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1948 Talbot Lago Type 26C
2015 Goodwood Revival
The French Talbot-Lago company was formed after the collapse in 1935 of the Sunbeam, Talbot and Darracq group.
Antonio Lago obtained the rights to the Talbot name, and the cars then were branded under the Talbot-Lago moniker. Subsequently those cars sold under the Talbot-Lago name in Britain were badged as Darracqs when the British rights to the name ended when the Rootes Group took ownership.
The Talbot-Lago company was mainly a road car manufacturer, producing some beautiful design including the 1947 Talbot Lago Grand Sport T26 and the 1956 Talbot-Lago T14 LS.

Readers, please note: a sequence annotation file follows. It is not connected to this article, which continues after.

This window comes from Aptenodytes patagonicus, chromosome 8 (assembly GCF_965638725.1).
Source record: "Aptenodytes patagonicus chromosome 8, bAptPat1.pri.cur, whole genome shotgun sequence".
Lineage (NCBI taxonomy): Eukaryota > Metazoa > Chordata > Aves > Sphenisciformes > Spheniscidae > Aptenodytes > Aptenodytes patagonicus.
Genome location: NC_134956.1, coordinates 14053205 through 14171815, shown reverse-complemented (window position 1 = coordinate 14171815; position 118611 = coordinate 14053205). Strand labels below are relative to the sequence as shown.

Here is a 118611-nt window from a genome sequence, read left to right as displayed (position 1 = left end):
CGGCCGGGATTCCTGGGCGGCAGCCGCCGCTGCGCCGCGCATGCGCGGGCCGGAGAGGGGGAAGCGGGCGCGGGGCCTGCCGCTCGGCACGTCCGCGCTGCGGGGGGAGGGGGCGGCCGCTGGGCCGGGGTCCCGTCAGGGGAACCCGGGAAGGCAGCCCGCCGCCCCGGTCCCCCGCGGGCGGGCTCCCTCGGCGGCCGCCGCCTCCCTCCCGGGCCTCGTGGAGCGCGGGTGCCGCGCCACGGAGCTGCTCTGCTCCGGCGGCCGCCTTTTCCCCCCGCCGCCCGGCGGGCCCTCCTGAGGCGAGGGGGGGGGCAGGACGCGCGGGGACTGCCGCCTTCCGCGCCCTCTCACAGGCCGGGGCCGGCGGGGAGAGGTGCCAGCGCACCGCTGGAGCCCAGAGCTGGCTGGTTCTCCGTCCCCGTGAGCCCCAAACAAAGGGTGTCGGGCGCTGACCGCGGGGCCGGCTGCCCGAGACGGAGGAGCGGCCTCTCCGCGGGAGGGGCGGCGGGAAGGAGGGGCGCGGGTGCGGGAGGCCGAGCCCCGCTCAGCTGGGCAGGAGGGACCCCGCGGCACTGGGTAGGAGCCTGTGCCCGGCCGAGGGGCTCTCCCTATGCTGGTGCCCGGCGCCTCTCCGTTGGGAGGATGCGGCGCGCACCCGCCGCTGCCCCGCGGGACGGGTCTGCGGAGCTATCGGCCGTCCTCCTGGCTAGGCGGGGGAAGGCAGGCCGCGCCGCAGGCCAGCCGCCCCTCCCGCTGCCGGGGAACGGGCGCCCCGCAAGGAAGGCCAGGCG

The T26C, a version of which is shown in this panning photograph, was one of the few models produced for racing, but was instantly competitive, finishing second in the 1948 Monaco Grand Prix on its debut, at the hands of Louis Chiron. In 1949 the T26C won at both the Belgian and French Grand Prix (Louis Rosier and Louis Chiron respectively) and in 1950 a modified two seater version won the 24 Hours of Le Mans driven by Louis Rosier and Jean-Louis Rosier.
I'm still trying to track down the chassis number for this car to see if I can find more history on it, like many cars of this period its not quite as easy to pin down hard facts on them. The owner of this car, Dr Klaus Lehr, also owns the Mercedes SLS 300 Porter Special that was crashed at the 73MM, valued at around $6,000,000.
You can see a panning shot of that particular car prior to the crash here: